Stepping out of Time

Inoue Yachiyo V ist ein Lebender Nationalschatz Japans und die fünfte Nachfolgerin der in Kyoto verwurzelten Tanzschule Inoue
Inoue Yachiyo V is a Living National Treasure of Japan and the fifth successor of the Kyoto-rooted dance school Inoue

虫の音 高画質

Kyoto is – along with Osaka – the centre of classical Japanese arts. Traditions here are passed down from generation to generation, primarily through individuals who hold the status of “living national treasures”. Like Inoue Yashiyo V, the fifth teacher in a sequence of a dance called Kyomai

Japanese translator and cultural researcher

On a recent visit to Kyoto, I had occasion to interview Inoue Yachiyo V, head of Kyomai Inoue-Ryu [der Inoue-Tanzschule] and her daughter cum protégé, Inoue Yasuko. Both of whom are Kyomai teachers and crowning torchbearers of a tradition that has been taught by a succession of female dance masters. The interview afforded us the opportunity to discuss the prospects and relevance of this centuries-old artform in our rapidly changing world. In the realm of Nihon Buyo, (a blanket term for classical Japanese dance), the Inoue School is sui generis: in addition to being the only dance form studied by the Geiko, (Geisha) and Maiko (fledgling Geisha) in Kyoto’s Gion Gobu quarter, it also accentuates dance’s poetic dimension whereby the viewer’s imagination is subtly aroused. Generations of Kyomai masters have excelled in choreographing the jiuta repertoire, a genre of traditional Japanese music originally played on the shamisen which flourished in the Kyoto and Osaka regions.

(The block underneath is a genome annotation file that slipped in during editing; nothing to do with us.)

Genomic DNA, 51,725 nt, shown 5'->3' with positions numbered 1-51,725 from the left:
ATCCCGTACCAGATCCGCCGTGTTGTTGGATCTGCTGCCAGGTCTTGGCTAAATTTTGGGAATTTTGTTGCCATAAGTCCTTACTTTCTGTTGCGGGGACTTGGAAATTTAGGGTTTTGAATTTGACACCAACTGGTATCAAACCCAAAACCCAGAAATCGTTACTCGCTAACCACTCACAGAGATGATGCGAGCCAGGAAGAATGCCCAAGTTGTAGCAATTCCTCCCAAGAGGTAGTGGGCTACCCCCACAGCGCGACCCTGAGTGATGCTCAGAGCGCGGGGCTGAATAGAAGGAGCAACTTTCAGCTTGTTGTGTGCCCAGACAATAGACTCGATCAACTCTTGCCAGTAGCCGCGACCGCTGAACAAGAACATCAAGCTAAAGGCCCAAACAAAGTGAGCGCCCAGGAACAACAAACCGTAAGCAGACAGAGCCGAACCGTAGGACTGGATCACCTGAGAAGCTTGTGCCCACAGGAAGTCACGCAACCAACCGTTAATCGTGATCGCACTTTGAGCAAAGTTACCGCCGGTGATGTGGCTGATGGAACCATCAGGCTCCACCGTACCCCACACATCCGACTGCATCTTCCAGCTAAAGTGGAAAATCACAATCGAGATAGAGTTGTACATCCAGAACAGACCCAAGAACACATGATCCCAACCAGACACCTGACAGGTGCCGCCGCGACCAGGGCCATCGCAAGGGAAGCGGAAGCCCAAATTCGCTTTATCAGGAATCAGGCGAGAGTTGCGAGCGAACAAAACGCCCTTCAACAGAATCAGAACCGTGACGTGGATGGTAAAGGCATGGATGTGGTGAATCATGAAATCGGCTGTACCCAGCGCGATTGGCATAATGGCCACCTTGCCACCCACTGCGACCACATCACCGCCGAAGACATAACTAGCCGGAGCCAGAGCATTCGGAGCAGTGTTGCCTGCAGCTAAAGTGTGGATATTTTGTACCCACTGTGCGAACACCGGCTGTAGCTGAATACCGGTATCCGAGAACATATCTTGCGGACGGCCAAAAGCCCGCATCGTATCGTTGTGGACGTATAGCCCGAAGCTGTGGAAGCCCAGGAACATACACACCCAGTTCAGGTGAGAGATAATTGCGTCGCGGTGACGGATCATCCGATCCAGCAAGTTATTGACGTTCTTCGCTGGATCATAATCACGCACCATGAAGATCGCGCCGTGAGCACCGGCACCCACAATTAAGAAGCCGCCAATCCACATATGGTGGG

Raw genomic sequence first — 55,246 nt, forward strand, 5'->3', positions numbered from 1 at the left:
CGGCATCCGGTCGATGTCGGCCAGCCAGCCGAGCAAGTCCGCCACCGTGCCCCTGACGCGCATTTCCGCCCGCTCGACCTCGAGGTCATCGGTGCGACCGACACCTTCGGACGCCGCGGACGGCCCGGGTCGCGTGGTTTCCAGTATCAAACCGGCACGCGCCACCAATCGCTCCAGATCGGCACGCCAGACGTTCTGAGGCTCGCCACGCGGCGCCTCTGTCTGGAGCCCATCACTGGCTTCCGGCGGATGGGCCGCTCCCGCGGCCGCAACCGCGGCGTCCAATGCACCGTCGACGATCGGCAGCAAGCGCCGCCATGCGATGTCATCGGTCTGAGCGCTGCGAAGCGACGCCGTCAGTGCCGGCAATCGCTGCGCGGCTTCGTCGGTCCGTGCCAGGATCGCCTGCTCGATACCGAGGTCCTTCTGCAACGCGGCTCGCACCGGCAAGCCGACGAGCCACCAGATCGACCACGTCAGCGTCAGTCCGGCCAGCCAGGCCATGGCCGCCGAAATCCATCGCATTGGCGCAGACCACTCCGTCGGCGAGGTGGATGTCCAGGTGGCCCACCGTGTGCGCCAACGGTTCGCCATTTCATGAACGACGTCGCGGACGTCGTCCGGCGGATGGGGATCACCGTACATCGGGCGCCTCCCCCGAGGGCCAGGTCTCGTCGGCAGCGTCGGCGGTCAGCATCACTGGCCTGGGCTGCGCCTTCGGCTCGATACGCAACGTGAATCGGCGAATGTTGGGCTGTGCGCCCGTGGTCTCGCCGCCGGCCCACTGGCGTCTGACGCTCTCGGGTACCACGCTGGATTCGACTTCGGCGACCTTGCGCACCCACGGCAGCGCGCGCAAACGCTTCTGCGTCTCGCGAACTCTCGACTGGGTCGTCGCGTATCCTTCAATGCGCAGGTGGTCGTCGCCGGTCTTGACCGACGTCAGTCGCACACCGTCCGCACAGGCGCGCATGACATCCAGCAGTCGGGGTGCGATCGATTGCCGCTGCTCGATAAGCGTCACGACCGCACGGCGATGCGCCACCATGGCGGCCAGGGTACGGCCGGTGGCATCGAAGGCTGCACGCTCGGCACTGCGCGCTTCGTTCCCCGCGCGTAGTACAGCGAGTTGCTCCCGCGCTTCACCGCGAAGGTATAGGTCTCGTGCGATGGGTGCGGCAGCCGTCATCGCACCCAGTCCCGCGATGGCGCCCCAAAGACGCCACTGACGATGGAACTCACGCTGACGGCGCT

Kyomai – the classical Japanese dance as practised in the teahouse

My earliest encounter with jiuta-mai dance was one stay-at-home Sunday evening some forty years ago on a twelve-inch black-and-white TV set plagued with poor reception. Despite the sporadic blizzard-like picture and the sound surging in waves, the image of that lone sculpturesque jiuta dancer beguiled me like an entrancing melodic line whose initial impression never wanes. At times as immobile as a vigilant crane lurking in the shallows, the ageing performer left me awestruck as the fan unfurling in her hand unleashed a flutter of scattering ripples which flowed out of the box to etch themselves on my memory.

As good fortune would have it, Inoue Yachiyo V was scheduled to an appearance at the National Theatre of Japan in Tokyo several days later, at which she would present Zangetsu, a piece from the jiuta repertoire, and what turned into an occasion that offered living proof of her compelling universal appeal.

Read on …

Kyomai – Dance of Ages


A geisha, or a geiko as they are known in Kyoto, is in her own right an outstanding artist and custodian of Japan’s courtly culture. In order to acquire all the necessary skills to become a great practitioner of the classical repertoire, the aspiring geisha needs to undergo a lengthy apprenticeship at a school at which Inoue Yachiyo V is teacher. A consummate performer, Yachyo V has steered her school of Kyomai through all the perils of modernity.

… or as a lover read for free